Counseling: The Right Fit

After a disastrous beginning, I’ve found the person I believe to be the therapist who’s the right fit for me.  There will be no pee-testing or breathalyzing.   Just a good, long talk every week or two.

So I began by explaining that, since getting sober, my life has changed in so many wonderful ways.  I’m learning how to live in the moment and get lost in the simple joys that life has to offer:  a walk with a good friend, going to the farmer’s market early on a Saturday morning with my husband, and coffee.  Lots and lots of good coffee.

But the thought of spending time with my mother makes me want to run screaming into the night.  I haven’t seen her since May (I live ten minutes away from her); have only talked to her a handful of times since Mother’s Day.  She is toxic to me, for reasons I’ve mentioned in earlier blog posts.

So, a few sessions in, my therapist asks how I’d feel if she suggested to me that my mother is a narcissist.  Mind = blown.  I’d never entertained the notion, since my mother is so shame-based that if she could blend into the walls in social situations, she would.  But my counselor asserted that there are many different kinds of narcissism – and that stating your own opinion as if it were fact and not allowing anyone else around you to espouse anything different is, in fact, narcissism.  And she recommended a book entitled Children  of the Self-Absorbed, by Nina W. Brown.  I’m working my way through it and have learned that adult children of narcissists generally fall into one of two categories: compliant or defiant. I am definitely the defiant child: to me, silence is compliance. My therapist has also helped me to re-frame my mother’s rants: instead of allowing her to make me feel marginalized and judged, she suggested that these tirades are kind of like a three-year-old’s tantrums.  And she asked me, “How did you handle it when your kids melted down?” I reflected and replied that I would validate their feelings and walk away.  She suggested that I take a similar approach with my mom: say something like, “I know this issue is important to you. I’d like our time together to be as pleasant as possible, though.  We’re never going to agree, so let’s talk about something else.” And change the subject.  And to repeat as needed until she gets the message that I will be neither engaged nor enraged by what she says.  This approach would be a game-changer in our relationship, I think.  And the notion of saying something like this is both exhilarating and terrifying.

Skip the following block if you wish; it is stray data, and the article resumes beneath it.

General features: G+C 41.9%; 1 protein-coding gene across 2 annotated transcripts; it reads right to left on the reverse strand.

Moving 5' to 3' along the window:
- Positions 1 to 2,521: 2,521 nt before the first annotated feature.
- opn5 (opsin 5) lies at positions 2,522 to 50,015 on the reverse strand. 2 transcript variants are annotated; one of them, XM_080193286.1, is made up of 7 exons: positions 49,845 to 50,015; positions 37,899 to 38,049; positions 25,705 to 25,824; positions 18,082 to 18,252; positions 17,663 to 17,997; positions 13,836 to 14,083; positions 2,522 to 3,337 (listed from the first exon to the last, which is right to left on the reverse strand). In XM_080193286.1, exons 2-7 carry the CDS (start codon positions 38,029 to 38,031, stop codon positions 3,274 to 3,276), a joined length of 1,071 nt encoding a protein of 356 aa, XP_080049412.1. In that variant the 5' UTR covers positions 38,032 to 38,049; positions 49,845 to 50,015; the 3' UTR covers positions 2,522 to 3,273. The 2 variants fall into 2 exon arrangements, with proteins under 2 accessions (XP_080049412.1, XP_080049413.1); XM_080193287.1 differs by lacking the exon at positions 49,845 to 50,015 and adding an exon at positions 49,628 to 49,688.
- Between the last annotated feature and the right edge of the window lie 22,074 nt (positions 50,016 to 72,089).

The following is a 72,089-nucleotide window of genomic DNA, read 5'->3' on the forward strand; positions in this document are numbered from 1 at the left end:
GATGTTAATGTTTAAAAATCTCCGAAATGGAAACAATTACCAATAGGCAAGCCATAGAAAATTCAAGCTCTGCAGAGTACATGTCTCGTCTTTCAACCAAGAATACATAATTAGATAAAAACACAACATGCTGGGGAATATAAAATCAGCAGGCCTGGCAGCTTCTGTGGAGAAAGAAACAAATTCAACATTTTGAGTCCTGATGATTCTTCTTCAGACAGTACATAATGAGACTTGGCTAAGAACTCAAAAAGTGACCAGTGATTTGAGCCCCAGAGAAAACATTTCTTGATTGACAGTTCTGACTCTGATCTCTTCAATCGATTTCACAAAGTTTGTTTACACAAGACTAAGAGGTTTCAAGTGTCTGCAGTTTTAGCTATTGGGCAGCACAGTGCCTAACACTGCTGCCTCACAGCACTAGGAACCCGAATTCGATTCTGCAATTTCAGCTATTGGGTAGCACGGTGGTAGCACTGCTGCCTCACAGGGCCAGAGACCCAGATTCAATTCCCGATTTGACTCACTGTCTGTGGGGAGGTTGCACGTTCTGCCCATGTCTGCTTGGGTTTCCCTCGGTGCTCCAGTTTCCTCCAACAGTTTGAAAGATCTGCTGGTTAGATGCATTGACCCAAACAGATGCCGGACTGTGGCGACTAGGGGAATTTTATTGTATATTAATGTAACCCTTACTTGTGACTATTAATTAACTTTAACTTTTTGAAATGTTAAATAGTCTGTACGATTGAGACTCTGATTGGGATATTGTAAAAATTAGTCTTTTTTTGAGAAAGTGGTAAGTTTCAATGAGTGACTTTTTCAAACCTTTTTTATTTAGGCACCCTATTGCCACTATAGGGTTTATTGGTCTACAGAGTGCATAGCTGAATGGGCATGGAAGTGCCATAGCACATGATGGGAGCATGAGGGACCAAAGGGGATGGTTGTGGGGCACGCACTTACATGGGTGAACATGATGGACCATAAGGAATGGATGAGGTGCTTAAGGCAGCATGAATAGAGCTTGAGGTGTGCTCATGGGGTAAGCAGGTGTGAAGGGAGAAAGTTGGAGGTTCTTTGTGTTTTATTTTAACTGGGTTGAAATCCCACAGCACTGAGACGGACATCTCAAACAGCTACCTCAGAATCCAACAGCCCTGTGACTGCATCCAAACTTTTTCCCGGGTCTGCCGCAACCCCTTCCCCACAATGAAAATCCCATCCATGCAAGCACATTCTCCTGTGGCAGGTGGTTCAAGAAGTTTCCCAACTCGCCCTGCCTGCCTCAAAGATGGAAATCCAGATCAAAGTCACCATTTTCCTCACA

It’s a pretty tall order.  I haven’t had the opportunity to try it yet. But I’m working toward it.  And I’ll let you know how it goes!

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